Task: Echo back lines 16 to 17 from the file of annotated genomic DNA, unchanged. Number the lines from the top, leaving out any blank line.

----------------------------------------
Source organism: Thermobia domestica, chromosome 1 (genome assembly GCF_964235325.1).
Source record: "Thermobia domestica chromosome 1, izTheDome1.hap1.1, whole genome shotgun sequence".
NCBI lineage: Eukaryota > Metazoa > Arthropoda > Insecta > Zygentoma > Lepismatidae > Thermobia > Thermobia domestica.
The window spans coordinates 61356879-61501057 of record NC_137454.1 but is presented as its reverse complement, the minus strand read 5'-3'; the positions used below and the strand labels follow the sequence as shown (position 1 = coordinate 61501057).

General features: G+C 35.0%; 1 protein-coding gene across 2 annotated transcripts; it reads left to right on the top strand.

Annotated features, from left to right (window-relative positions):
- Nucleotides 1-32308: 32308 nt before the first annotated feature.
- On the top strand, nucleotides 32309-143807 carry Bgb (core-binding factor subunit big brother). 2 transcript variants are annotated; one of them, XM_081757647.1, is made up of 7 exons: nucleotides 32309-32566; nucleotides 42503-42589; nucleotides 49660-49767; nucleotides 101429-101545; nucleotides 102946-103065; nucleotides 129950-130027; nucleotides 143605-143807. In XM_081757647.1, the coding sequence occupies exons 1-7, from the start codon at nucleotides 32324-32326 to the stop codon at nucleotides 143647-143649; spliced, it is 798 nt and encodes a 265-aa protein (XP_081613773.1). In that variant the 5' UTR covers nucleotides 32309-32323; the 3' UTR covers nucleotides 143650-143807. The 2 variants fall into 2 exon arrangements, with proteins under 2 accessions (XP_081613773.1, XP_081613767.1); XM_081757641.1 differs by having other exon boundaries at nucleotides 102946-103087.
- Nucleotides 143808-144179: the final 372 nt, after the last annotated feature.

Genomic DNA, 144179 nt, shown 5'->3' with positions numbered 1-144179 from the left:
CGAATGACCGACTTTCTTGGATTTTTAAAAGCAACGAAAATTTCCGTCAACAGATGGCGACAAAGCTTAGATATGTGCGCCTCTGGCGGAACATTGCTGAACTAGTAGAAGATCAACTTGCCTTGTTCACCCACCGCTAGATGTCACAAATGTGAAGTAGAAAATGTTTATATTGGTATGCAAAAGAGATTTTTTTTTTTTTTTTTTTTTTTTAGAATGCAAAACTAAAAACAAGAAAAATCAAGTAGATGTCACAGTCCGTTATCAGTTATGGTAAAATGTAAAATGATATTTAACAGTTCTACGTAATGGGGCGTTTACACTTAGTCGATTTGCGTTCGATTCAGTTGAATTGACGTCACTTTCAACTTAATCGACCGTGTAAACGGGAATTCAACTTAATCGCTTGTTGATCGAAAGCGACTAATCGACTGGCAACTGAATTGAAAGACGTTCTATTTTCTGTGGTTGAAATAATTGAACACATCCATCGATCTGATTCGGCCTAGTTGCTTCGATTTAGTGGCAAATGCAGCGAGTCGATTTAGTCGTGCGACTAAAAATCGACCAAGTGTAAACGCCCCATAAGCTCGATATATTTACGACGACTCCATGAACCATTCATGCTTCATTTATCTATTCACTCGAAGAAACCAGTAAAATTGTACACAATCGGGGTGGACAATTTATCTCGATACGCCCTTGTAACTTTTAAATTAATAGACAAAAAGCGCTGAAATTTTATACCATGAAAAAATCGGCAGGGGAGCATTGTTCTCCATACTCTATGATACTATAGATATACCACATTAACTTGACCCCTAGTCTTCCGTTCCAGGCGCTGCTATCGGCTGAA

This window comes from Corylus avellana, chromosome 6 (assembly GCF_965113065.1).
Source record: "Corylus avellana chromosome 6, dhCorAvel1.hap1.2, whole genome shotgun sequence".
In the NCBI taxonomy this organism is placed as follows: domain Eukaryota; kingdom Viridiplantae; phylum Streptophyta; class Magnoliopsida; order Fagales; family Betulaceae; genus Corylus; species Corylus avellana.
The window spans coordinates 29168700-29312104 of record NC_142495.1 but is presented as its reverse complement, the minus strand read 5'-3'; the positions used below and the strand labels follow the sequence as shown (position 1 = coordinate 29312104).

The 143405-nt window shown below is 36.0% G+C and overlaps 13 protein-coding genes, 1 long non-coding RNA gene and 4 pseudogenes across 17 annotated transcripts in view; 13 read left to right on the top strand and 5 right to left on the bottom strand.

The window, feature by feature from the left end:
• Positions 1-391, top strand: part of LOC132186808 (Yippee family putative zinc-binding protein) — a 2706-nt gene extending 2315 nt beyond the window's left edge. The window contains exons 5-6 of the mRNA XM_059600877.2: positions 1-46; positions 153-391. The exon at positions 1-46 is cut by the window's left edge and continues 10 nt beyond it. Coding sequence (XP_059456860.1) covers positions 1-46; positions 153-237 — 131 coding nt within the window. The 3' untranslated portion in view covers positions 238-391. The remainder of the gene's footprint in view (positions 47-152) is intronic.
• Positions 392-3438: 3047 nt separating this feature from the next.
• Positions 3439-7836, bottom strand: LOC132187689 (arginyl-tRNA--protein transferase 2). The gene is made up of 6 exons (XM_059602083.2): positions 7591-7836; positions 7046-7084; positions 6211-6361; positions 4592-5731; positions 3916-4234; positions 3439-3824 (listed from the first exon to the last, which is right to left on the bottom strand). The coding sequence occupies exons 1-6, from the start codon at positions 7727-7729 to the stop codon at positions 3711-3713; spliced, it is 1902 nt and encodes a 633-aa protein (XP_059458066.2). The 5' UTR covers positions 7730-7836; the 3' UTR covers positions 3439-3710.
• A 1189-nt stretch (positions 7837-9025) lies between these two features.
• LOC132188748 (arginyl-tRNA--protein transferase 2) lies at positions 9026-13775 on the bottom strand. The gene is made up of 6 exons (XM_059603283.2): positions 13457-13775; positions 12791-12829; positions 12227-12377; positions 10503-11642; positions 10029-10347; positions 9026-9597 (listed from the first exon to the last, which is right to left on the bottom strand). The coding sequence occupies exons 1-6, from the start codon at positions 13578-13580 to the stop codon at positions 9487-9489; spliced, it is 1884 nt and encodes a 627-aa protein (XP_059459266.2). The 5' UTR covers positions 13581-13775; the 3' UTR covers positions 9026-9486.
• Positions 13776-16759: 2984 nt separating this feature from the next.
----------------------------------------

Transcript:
The 143405-nt window shown below is 36.0% G+C and overlaps 13 protein-coding genes, 1 long non-coding RNA gene and 4 pseudogenes across 17 annotated transcripts in view; 13 read left to right on the top strand and 5 right to left on the bottom strand.

The window, feature by feature from the left end: